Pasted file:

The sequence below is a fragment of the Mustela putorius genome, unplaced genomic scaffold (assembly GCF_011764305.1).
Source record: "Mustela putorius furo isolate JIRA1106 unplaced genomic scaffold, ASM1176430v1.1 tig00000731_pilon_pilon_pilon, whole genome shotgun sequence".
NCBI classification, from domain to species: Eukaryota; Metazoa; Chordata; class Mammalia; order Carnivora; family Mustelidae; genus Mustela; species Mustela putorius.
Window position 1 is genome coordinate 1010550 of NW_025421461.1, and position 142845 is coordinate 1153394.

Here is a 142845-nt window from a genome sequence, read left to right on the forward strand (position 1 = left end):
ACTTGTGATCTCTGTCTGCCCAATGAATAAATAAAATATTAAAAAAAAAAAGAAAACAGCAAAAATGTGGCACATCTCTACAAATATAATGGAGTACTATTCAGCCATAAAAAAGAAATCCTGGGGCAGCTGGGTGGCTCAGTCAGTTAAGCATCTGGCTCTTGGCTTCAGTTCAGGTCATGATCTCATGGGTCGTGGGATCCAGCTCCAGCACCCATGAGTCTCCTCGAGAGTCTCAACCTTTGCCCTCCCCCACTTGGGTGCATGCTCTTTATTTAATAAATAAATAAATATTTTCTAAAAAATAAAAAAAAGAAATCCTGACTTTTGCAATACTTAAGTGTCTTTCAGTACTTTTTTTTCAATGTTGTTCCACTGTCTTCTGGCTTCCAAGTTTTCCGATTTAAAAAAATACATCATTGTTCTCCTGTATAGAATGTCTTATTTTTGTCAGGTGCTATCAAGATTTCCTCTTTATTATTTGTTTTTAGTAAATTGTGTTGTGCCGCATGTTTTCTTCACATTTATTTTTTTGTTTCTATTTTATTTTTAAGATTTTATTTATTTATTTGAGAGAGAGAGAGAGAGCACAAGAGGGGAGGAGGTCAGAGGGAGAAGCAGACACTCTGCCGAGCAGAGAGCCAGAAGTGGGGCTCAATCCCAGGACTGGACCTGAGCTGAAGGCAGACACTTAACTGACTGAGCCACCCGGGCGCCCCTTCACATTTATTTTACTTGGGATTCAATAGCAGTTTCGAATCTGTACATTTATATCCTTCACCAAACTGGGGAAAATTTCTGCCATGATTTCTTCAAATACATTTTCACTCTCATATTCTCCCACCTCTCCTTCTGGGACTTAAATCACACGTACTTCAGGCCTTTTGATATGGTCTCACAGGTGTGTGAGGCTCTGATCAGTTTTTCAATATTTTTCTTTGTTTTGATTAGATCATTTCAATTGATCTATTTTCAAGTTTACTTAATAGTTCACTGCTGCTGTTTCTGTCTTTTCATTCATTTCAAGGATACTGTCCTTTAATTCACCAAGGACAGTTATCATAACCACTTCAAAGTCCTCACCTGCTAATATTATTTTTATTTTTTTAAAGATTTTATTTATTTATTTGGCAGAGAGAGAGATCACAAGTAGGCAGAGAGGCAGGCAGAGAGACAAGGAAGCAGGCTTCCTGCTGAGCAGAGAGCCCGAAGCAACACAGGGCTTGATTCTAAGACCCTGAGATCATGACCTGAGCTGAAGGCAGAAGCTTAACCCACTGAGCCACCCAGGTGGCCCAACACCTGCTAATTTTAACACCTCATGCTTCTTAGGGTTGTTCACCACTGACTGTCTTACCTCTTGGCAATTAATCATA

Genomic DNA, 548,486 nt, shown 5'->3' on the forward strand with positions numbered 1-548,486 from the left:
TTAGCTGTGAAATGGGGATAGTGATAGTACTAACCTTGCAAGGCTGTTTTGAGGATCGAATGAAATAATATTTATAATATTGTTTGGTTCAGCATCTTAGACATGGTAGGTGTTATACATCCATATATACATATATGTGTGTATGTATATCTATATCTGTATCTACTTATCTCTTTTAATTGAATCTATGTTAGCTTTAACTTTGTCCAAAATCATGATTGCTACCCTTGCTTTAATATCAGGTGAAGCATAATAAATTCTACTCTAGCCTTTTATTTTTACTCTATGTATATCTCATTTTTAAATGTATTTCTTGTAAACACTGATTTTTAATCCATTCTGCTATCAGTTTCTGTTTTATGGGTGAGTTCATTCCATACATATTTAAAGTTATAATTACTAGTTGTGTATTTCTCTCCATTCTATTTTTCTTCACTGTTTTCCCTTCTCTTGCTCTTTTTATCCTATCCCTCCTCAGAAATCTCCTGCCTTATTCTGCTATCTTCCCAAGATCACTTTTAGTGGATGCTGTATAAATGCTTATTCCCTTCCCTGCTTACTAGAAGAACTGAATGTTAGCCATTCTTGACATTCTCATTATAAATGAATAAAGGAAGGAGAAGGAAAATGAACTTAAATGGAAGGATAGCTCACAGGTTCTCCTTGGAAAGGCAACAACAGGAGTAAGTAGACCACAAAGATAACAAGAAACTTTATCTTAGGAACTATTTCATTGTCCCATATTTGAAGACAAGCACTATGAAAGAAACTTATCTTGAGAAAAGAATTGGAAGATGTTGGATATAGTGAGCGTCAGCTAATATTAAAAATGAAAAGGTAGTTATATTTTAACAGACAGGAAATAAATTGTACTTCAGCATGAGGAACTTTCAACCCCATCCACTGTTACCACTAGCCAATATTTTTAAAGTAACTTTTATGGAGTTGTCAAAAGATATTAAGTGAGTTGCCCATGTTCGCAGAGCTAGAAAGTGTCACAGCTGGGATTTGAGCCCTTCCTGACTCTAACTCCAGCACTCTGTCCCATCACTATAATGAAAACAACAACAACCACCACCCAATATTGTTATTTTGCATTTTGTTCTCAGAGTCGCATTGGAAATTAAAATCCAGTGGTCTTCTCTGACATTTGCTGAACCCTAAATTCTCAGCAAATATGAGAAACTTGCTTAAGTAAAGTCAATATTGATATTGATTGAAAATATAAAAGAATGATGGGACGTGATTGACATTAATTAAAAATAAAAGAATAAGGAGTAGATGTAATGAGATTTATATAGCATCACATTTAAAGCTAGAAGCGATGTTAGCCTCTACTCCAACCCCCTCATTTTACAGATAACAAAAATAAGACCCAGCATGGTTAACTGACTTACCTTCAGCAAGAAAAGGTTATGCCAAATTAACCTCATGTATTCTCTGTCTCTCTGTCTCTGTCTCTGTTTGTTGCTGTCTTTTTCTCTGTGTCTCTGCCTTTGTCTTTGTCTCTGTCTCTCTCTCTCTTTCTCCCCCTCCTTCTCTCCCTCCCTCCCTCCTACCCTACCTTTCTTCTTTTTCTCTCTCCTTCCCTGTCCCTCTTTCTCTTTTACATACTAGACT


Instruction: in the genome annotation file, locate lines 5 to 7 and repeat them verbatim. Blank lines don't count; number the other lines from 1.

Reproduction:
Here is a 142845-nt window from a genome sequence, read left to right on the forward strand (position 1 = left end):
ACTTGTGATCTCTGTCTGCCCAATGAATAAATAAAATATTAAAAAAAAAAAGAAAACAGCAAAAATGTGGCACATCTCTACAAATATAATGGAGTACTATTCAGCCATAAAAAAGAAATCCTGGGGCAGCTGGGTGGCTCAGTCAGTTAAGCATCTGGCTCTTGGCTTCAGTTCAGGTCATGATCTCATGGGTCGTGGGATCCAGCTCCAGCACCCATGAGTCTCCTCGAGAGTCTCAACCTTTGCCCTCCCCCACTTGGGTGCATGCTCTTTATTTAATAAATAAATAAATATTTTCTAAAAAATAAAAAAAAGAAATCCTGACTTTTGCAATACTTAAGTGTCTTTCAGTACTTTTTTTTCAATGTTGTTCCACTGTCTTCTGGCTTCCAAGTTTTCCGATTTAAAAAAATACATCATTGTTCTCCTGTATAGAATGTCTTATTTTTGTCAGGTGCTATCAAGATTTCCTCTTTATTATTTGTTTTTAGTAAATTGTGTTGTGCCGCATGTTTTCTTCACATTTATTTTTTTGTTTCTATTTTATTTTTAAGATTTTATTTATTTATTTGAGAGAGAGAGAGAGAGCACAAGAGGGGAGGAGGTCAGAGGGAGAAGCAGACACTCTGCCGAGCAGAGAGCCAGAAGTGGGGCTCAATCCCAGGACTGGACCTGAGCTGAAGGCAGACACTTAACTGACTGAGCCACCCGGGCGCCCCTTCACATTTATTTTACTTGGGATTCAATAGCAGTTTCGAATCTGTACATTTATATCCTTCACCAAACTGGGGAAAATTTCTGCCATGATTTCTTCAAATACATTTTCACTCTCATATTCTCCCACCTCTCCTTCTGGGACTTAAATCACACGTACTTCAGGCCTTTTGATATGGTCTCACAGGTGTGTGAGGCTCTGATCAGTTTTTCAATATTTTTCTTTGTTTTGATTAGATCATTTCAATTGATCTATTTTCAAGTTTACTTAATAGTTCACTGCTGCTGTTTCTGTCTTTTCATTCATTTCAAGGATACTGTCCTTTAATTCACCAAGGACAGTTATCATAACCACTTCAAAGTCCTCACCTGCTAATATTATTTTTATTTTTTTAAAGATTTTATTTATTTATTTGGCAGAGAGAGAGATCACAAGTAGGCAGAGAGGCAGGCAGAGAGACAAGGAAGCAGGCTTCCTGCTGAGCAGAGAGCCCGAAGCAACACAGGGCTTGATTCTAAGACCCTGAGATCATGACCTGAGCTGAAGGCAGAAGCTTAACCCACTGAGCCACCCAGGTGGCCCAACACCTGCTAATTTTAACACCTCATGCTTCTTAGGGTTGTTCACCACTGACTGTCTTACCTCTTGGCAATTAATCATA

Genomic DNA, 548,486 nt, shown 5'->3' on the forward strand with positions numbered 1-548,486 from the left: